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  • Saturday, July 11, 2009
    NY Times: Oumou Sangare Wows with “Half Party, Half Protest” at Central Park SummerStage
    Philip Ryalls

    Malian songstress Oumou Sangare’s Sunday performance at the Central Park SummerStage concert series in New York City is the subject of a review in Tuesday’s New York Times, in which critic Ben Ratliff writes that “the ancient lived with the new” in her set, which “started at a run and yanked you in.”

    The article holds up the song “Wele Wele Wintou,” from her latest Nonesuch release Seya, as emblematic of Sangare’s strength as both a performer and a leader, noting that she “is a singer in the Wassoulou tradition, a space in West African popular music mostly reserved for women, speaking on behalf of those who can’t.” The song’s subject matter, noted Ratliff, is “complicated: half party, half protest, invoking the joy of a voluntary wedding while inveighing against forced ones,” the kind of song that “any number of pop stars might trade a great deal to be able to pull off.”

    The review also praised Sangare’s musicianship, specifically how “using a husky low range and a fine, careful upper register, she determined the arc of the song for the band,” which featured American banjo virtuoso Bela Fleck, and offered up a performance that expanded “gracefully and intricately.”

    The only thing wrong with the performance, concluded Ratliff, was that “there wasn’t enough of it,” opining “her show had the material and the grandeur to run at twice its length.” Read the full article at nytimes.com.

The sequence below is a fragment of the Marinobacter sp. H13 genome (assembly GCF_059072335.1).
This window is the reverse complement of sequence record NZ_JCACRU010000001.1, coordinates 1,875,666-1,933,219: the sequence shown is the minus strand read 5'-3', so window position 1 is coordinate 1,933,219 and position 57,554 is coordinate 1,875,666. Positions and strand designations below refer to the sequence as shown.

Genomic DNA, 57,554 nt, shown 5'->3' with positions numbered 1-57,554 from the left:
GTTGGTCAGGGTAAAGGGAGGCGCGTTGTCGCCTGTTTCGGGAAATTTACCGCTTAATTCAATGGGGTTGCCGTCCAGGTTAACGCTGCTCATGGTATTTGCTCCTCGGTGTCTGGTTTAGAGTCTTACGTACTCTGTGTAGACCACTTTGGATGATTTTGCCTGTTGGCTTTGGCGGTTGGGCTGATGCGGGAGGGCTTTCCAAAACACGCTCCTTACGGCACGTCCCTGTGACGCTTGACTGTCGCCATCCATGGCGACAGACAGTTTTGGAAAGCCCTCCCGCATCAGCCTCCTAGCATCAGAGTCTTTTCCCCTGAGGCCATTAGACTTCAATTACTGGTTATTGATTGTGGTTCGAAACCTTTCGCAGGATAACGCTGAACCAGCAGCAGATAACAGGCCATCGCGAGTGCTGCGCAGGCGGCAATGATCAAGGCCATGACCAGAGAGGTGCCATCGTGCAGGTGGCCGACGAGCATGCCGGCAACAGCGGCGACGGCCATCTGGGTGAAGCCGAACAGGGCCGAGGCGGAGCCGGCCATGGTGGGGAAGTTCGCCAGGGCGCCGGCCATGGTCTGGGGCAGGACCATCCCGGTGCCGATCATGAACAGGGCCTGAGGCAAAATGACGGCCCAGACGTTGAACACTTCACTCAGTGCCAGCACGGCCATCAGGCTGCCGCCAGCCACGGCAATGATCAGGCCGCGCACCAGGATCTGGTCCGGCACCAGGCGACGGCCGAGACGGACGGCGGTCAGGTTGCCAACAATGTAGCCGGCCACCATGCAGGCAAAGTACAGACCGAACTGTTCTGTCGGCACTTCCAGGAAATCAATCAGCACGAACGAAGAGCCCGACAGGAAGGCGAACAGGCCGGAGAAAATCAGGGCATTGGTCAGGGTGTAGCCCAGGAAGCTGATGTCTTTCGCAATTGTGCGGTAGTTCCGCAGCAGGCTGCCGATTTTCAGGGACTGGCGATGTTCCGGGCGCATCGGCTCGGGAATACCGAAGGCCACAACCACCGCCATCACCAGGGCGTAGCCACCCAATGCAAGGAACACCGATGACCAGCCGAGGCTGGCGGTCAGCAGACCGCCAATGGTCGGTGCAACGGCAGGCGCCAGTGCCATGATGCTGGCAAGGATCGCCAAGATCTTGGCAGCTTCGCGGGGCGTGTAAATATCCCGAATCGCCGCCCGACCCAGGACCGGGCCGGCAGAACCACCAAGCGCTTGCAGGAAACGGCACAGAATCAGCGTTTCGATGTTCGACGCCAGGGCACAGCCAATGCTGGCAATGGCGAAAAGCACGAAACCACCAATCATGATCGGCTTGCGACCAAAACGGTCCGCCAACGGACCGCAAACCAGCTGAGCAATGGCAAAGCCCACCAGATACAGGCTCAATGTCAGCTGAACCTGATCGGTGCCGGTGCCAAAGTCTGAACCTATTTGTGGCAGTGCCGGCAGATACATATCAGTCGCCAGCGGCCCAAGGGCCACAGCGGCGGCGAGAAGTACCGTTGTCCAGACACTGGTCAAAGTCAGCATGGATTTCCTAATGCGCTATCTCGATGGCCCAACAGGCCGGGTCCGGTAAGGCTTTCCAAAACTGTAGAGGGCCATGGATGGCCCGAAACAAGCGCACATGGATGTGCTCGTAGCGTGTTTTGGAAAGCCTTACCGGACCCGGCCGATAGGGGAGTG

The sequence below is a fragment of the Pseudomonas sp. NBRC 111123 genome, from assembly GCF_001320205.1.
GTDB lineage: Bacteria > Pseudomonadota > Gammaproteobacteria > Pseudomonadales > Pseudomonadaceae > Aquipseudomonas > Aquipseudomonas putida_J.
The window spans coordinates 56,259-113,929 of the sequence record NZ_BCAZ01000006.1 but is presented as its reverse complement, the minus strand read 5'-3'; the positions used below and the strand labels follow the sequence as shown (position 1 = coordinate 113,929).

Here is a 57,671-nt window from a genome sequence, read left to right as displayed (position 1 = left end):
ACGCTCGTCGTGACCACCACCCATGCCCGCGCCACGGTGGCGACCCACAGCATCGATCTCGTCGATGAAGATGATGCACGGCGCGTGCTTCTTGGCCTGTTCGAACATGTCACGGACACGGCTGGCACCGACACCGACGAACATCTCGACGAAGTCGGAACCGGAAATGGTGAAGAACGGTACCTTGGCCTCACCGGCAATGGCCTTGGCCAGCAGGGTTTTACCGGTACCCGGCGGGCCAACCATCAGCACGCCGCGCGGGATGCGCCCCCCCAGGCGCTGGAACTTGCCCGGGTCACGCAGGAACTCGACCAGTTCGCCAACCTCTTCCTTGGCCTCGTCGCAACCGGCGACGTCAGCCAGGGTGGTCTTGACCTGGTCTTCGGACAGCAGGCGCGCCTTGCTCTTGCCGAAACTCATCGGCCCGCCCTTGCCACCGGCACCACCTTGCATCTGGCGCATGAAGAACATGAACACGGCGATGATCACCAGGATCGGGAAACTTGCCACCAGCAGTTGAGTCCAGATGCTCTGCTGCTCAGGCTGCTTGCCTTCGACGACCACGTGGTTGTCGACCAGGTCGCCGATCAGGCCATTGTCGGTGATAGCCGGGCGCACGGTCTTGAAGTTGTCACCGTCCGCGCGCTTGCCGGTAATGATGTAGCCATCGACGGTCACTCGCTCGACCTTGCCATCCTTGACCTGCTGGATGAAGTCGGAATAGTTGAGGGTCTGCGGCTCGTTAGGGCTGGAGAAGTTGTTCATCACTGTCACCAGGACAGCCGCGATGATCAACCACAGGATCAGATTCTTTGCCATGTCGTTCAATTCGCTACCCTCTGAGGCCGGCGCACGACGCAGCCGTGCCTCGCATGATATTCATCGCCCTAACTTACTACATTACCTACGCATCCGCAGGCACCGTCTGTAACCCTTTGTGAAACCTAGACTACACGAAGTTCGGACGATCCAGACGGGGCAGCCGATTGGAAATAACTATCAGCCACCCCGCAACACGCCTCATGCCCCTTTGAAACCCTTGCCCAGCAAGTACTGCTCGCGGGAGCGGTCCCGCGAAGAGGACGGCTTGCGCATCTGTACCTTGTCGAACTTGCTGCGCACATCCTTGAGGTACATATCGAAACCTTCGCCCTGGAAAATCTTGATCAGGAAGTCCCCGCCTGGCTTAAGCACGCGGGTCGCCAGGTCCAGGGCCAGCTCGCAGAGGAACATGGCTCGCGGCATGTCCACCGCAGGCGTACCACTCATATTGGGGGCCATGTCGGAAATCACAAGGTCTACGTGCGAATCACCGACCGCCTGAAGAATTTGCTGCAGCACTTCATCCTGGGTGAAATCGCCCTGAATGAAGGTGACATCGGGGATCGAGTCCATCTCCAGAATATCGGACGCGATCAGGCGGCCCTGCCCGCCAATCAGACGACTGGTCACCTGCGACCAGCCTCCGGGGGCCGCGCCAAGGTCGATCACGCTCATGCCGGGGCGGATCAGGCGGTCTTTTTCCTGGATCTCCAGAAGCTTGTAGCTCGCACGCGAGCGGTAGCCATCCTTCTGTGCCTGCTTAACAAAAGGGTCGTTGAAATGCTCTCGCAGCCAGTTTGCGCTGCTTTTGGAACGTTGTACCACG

--

    On Wednesday’s All Things Considered, NPR music critic Robert Christgau reviewed Seya, declaring that Sangare is “Africa’s most important female singer.” “No major African musician has been more outspoken about women’s issues,” said Christgau, referencing the song “Wele Wele Wintou” as proof that “for Malian women, Sangare is unquestionably an inspiration.”

    Christgau also noted that the same outspokenness reveals itself in the musical settings Sangare chooses for her lyrics, saying: “I don't need to know exactly what Sangare is saying, because I'm so impressed by what she's saying it over.” He concluded that on Seya, Sangare is “claiming a sound,” drawing strength from both “proud internationalism” and her “commitment to Mali.”

    To listen to the full review and hear tracks from Seya, visit npr.org.
     
    --

    Seya was also featured in a list compiled by popmatters.com of “Recent African Releases of Note.” The article references Sangare’s status as “Mali’s most popular solo female performer,” and praises how Seya “shows off her expressive vocals.” The list also includes Nonesuch artist Rokia Traoré, who is lauded for her “soulfully hushed style” and “unique approach,” as well as a profile of Afro-pop duo and Nonesuch artists Amadou & Mariam. To read the full article, visit popmatters.com.

    --

    Sangare kicks off a short tour of Canada later this week with a performance on Wednesday, July 8, at the Montreal International Jazz Festival. She returns to the US next Friday, July 17, for the Sol Harvest Festival in Cabot, Vermont. To view her tour dates and purchase tickets, click here.

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NY Times: Oumou Sangare Wows with “Half Party, Half Protest” at Central Park SummerStage

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nonesuch's picture
on July 10, 2009 - 4:56pm